In the second week of January, I went to the US capital to give a talk in the history session of the Joint Mathematics Meeting of the American Mathematical Society and the Mathematics Association of America. This is sort of an ideal setting for a historian of mathematics. The meeting itself is huge with over 2000 talks, and the history session has one of the larger rooms, seating some 250 people. Since many mathematicians are interested in the history of their discipline, the room is usually close to full.
I was mostly busy with the conference, but my colleague Toke and I did get out to see some of the monuments and a few of the museums in the Smithsonian Institution. Actually, the only patriotic thing I did was visit the Lincoln memorial.
It was a dreary day and as we were walking back towards the museums it started to rain. I didn't even bother to go look at the White House. After all, I've seen it a million times in photos and movies, and I wasn't planning on going inside.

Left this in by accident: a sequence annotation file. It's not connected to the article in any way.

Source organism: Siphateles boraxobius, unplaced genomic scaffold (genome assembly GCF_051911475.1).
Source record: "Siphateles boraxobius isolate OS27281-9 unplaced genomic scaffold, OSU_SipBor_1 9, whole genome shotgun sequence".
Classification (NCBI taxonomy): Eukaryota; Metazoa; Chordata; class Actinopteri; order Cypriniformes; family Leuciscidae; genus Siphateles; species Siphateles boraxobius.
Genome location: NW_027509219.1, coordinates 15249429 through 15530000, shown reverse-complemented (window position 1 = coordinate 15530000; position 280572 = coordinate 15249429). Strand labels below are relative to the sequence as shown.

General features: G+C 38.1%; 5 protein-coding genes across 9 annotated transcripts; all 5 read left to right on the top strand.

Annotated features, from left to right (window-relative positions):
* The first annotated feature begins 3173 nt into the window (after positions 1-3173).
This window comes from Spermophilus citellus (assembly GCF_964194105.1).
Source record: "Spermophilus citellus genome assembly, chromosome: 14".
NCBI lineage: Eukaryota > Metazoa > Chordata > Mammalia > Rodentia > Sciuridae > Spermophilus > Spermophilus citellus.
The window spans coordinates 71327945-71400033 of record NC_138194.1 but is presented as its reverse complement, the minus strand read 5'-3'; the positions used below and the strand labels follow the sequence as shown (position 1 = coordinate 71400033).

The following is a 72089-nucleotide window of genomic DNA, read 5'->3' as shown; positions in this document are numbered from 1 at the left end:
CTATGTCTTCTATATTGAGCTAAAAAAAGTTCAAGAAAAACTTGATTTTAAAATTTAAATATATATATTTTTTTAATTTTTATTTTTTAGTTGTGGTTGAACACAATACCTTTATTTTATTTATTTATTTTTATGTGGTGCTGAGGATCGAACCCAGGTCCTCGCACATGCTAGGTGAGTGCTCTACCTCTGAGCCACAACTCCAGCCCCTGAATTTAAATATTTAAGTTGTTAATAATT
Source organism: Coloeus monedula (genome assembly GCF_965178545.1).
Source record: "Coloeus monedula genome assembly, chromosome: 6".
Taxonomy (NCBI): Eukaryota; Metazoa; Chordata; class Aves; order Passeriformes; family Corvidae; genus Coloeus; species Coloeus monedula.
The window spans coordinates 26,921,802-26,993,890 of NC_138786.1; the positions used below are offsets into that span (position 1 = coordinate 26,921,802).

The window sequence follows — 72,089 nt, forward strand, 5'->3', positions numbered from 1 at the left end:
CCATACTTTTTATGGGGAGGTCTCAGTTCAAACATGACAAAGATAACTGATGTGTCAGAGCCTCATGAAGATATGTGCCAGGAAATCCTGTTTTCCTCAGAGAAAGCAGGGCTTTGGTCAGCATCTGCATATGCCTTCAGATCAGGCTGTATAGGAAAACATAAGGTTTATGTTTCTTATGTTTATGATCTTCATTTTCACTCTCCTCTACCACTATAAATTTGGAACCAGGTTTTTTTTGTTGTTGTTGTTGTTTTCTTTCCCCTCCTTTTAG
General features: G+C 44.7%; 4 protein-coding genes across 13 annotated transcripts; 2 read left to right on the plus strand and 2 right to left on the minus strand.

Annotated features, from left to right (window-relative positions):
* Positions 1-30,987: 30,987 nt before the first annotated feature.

The Smithsonian Institution was really amazing. There must be around 20 museums, all of which are free and really well presented. One could spend days wandering around them and still not see everything. We only saw a fraction of the holdings of the few that we had time to visit. As well as having the money to put up first class exhibits, the Institution also possesses a fair number of original items from all over the world.
Below you see the Hope Diamond.
In the Air and Space Museum, there are spaceships and planes from all over the world hanging from the ceilings, including the original Wright Brothers 1903 flyer and one of the joint Soviet and US space stations.
Here's a picture of one of the top of the high end bikes made by the Wright Brothers in the bicycle shop where they built the first plane.